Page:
City Council president Tony Young joined councilmembers Todd Gloria, Marti Emerald and David Alvarez to support Lightner in her attempt to dispel claims made on mailers distributed by Ellis’ campaign and the Lincoln Club of San Diego County, which assert the incumbent awarded $28 million in bonuses to city employees. The mailers refer to a former city program called Bid to Goal, which, according to the Voice of San Diego, awarded city workers up to $4,000 per year in extra pay for helping the city’s bottom line by finding efficiencies in their jobs. The program, Voice of San Diego reported on Oct. 26, was voted in and reached its peak of spending — where the $28 million figure comes from — before Lightner came to office in late 2008.
The rising awareness of inequality in the nation has made increasing the minimum wage a popular idea. The President’s proposal to raise the minimum wage to $10.10 an hour has support from small business owners and a strong majority of voters. It had majority support in the Senate, too—but not enough votes to break a Republican filibuster, which is how it died this morning.
So the backers of this competing proposal has opted for the “if you can’t beat ‘em, join ‘em” strategy.
Blanca Lopez-Brown appeared on KPBS Midday Edition yesterday as an advocate for this proposal. Perhaps it was just nervousness, but she appeared to fumble her way through many of the questions.
And then there was this exchange on Twitter:
Blanca Lopez-Brown says she based the second minimum wage ballot measure on analysis by National University’s @VinceVasquezSD
A few minutes later Vasquez, who describes himself as a policy analyst, chimed in.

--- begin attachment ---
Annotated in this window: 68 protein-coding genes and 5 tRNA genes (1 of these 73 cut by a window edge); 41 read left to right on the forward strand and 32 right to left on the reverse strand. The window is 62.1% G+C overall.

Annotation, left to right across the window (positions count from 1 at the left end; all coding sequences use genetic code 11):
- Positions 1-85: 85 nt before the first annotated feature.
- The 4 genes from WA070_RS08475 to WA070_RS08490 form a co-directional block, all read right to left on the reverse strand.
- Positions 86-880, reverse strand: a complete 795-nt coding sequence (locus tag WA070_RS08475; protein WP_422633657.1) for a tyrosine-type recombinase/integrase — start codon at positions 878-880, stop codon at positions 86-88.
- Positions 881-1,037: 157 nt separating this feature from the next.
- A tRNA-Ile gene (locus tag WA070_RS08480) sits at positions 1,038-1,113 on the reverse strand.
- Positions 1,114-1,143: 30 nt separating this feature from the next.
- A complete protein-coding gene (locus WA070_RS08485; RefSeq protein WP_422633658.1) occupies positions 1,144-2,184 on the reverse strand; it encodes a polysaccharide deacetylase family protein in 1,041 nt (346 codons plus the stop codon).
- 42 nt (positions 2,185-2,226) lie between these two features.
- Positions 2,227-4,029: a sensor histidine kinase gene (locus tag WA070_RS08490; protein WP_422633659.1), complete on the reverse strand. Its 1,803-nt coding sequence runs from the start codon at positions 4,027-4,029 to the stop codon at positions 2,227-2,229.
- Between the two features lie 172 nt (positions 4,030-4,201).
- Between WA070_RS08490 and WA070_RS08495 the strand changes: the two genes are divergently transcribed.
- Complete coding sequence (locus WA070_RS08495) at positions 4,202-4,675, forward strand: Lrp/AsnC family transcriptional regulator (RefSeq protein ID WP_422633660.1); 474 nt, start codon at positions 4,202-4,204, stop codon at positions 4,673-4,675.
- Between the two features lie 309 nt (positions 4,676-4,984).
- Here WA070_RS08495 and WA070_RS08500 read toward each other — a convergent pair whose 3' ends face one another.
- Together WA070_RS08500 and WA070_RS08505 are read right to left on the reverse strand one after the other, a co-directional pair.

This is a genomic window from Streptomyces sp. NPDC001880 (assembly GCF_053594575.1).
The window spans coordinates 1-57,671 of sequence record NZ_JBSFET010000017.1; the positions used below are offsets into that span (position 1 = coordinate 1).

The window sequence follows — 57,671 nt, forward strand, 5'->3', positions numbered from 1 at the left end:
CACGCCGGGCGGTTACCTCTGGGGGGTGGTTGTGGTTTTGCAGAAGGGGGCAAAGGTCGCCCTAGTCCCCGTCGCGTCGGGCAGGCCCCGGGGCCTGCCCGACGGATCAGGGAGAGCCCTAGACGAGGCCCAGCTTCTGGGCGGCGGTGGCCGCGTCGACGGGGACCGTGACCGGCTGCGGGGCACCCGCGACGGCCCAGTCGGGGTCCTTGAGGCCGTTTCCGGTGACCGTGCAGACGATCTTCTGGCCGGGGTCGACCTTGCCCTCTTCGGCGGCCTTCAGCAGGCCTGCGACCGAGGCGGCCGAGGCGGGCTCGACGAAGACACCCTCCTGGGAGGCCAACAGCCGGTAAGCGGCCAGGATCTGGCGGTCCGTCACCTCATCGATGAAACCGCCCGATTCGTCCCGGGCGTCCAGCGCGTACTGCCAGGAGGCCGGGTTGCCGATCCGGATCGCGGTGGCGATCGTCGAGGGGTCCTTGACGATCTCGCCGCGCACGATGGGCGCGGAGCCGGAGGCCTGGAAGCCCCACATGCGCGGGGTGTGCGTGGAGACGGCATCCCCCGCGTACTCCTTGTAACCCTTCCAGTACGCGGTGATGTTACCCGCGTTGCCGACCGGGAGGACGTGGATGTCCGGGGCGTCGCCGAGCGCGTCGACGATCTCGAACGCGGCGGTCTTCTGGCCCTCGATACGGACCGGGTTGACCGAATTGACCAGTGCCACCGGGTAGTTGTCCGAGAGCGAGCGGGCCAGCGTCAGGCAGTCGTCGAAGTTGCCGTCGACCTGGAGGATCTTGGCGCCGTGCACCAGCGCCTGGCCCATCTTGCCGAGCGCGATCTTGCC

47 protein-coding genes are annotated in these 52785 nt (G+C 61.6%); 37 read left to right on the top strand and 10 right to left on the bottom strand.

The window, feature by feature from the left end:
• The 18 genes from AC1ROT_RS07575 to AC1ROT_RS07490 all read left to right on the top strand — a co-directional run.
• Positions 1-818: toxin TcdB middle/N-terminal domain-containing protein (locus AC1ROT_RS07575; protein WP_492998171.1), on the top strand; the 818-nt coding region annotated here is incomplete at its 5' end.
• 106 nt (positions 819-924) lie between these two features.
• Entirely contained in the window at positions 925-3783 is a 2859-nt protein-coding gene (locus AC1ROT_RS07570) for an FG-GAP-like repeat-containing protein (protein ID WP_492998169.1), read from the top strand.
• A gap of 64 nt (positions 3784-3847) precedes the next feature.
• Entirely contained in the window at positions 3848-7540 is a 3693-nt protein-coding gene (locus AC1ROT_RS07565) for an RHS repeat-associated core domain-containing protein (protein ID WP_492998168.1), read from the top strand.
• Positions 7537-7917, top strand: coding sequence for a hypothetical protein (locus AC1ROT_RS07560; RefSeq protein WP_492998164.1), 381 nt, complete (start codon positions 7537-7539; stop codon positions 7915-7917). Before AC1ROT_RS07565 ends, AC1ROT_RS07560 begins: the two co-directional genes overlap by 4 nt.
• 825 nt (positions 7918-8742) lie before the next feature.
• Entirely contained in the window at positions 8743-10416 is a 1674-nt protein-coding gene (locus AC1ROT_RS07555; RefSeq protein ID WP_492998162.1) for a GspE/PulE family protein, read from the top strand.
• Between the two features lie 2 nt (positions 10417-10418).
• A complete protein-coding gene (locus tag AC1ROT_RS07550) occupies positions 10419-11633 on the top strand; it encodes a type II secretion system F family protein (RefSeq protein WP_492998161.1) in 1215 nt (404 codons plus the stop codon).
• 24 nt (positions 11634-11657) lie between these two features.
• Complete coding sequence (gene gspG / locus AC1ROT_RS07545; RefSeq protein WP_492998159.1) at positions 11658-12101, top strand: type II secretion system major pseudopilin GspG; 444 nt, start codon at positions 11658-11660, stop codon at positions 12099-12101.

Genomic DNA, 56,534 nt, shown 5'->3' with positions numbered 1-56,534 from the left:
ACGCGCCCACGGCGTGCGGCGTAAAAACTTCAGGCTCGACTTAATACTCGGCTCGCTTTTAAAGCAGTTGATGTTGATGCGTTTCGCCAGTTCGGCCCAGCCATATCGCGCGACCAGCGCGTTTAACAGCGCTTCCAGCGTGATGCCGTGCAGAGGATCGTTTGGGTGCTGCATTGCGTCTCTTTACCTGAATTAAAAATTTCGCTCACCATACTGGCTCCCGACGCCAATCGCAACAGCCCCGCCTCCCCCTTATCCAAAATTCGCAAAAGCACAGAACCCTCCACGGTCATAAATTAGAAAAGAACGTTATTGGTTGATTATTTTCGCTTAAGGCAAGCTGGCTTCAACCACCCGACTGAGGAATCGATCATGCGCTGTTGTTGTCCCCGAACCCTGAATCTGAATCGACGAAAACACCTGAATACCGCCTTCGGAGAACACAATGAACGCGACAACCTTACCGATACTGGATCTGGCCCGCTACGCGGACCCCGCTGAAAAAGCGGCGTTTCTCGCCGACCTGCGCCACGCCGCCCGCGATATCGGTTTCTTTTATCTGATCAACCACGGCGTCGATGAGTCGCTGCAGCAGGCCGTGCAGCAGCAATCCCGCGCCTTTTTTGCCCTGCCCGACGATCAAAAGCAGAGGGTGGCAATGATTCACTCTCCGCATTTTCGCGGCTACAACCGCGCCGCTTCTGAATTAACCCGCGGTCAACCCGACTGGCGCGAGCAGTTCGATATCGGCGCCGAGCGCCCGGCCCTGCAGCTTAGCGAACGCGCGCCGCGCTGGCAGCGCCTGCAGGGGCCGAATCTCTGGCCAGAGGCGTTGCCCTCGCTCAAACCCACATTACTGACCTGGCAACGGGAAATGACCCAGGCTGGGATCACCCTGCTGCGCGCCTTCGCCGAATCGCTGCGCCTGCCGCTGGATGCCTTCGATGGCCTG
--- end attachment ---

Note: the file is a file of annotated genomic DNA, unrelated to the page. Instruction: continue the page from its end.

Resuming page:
@KPBSMidday what analysis? I haven’t published anything on min. Wage, nor have I spoken to brown or anyone outside NUSIPR on the issue.
A few minutes later, that Tweet was deleted. UPDATE: Vasquez says it’s not deleted. I screwed up.
A search of National University’s web site does not show any materials relating to minimum wage increases among their four major policy reports and 12 shorter policy briefs.
Why Hasn’t The Question Been Asked?
Certainly this proposal looks to be a subterfuge. Perhaps it’s a negotiating tool to get the City Council to retreat on their idea of a $13.10 minimum wage. Or perhaps it’s a full-on “dirty trick” to split the vote come November.
I think the answer lies with finding out who is underwriting this. In addition to the usual suspects at the Lincoln Club, the local chapter of the Restaurant Association, since they would benefit from the loopholes in the law, would be another logical choice.
So, would the next reporter working on this story ask Ms. Lopez-Brown who’s picking up the tab? I don’t think that’s too much to ask.
In the meantime please don’t sign any petitions relating to a minimum wage increase that excludes 93% of the city. There’s a 100% probability it’s this fake deal. The City Council measure doesn’t need a petition.
By the way, the REAL deal means:
- Expanded access to earned sick days to over 260,000 San Diegans;
- Increasing the wages of roughly 200,000 San Diegans;
- Raising the annual earnings of impacted workers an average of approximately $2,800; and
- Putting approximately $580 million into the pockets of San Diego’s lowest income working families, who will turn around and spend most of that money at local stores and businesses.